Forging a Nation, One Strong Youth at a Time

April 16, 2014

A young activist weighs in on My Brother's Keeper, the new federal initiative to support young men of color.

As long as I could remember I dreamed of climbing the ladder of success. To rise up out of poverty, to provide for myself, to provide for my family--but more importantly, to be able to protect those that I care about from the struggles of poverty.

Being in poverty is stressful. There is no worse feeling than absolutely needing something and not being able to afford it. You have to make tough choices when you live in poverty. Some choices can be as drastic as choosing between being late on your rent or fixing your car that just broke down. You have to have transportation to work and yet you have to have a place to sleep. You have to be able to critically evaluate and weigh all aspects of your life at all times.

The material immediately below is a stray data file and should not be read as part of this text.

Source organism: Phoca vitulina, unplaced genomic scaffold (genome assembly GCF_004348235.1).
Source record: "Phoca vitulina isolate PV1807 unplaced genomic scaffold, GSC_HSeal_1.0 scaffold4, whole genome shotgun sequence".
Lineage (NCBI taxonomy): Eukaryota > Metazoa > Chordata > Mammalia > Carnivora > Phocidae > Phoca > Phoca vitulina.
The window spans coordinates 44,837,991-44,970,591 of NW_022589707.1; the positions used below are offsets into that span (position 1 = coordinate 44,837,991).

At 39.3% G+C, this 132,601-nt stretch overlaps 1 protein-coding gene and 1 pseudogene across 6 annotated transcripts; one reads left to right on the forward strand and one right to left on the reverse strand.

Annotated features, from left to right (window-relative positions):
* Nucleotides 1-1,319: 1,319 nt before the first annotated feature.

"We Start Out Like Iron Ore"

There are really just two paths for your life when you face poverty and rough circumstances. We all start out like an iron ore. We soon become molded by our experiences; we either become perfectly tempered into hard steel or we're not tempered properly and become too brittle. 

If you become steel, everything suddenly changes. You are able to handle the stresses of your life, able to flourish in your situation and make the hard choices that you need to. You’re able to reach for and make the best of every opportunity and situation. You soon find yourself stepping up and stepping forward.

However, if you don’t have the right factors in your life, you don’t become tempered properly. The iron is too brittle and it snaps. It can’t handle the outside forces. When you’re on this path, you’re not able to cope and make the hard decisions in your life; you’re not able to thrive in your environment. You’re not able to make the best of every opportunity and situation. The majority of young people on this pathway enter into a perpetual cycle of disjunction and dysfunction, where their thoughts and actions don’t line up. They don’t have the right trains of thought; they repeatedly make wrong choices and it all compounds. Many people on this path end up struggling with substance abuse in some form or another.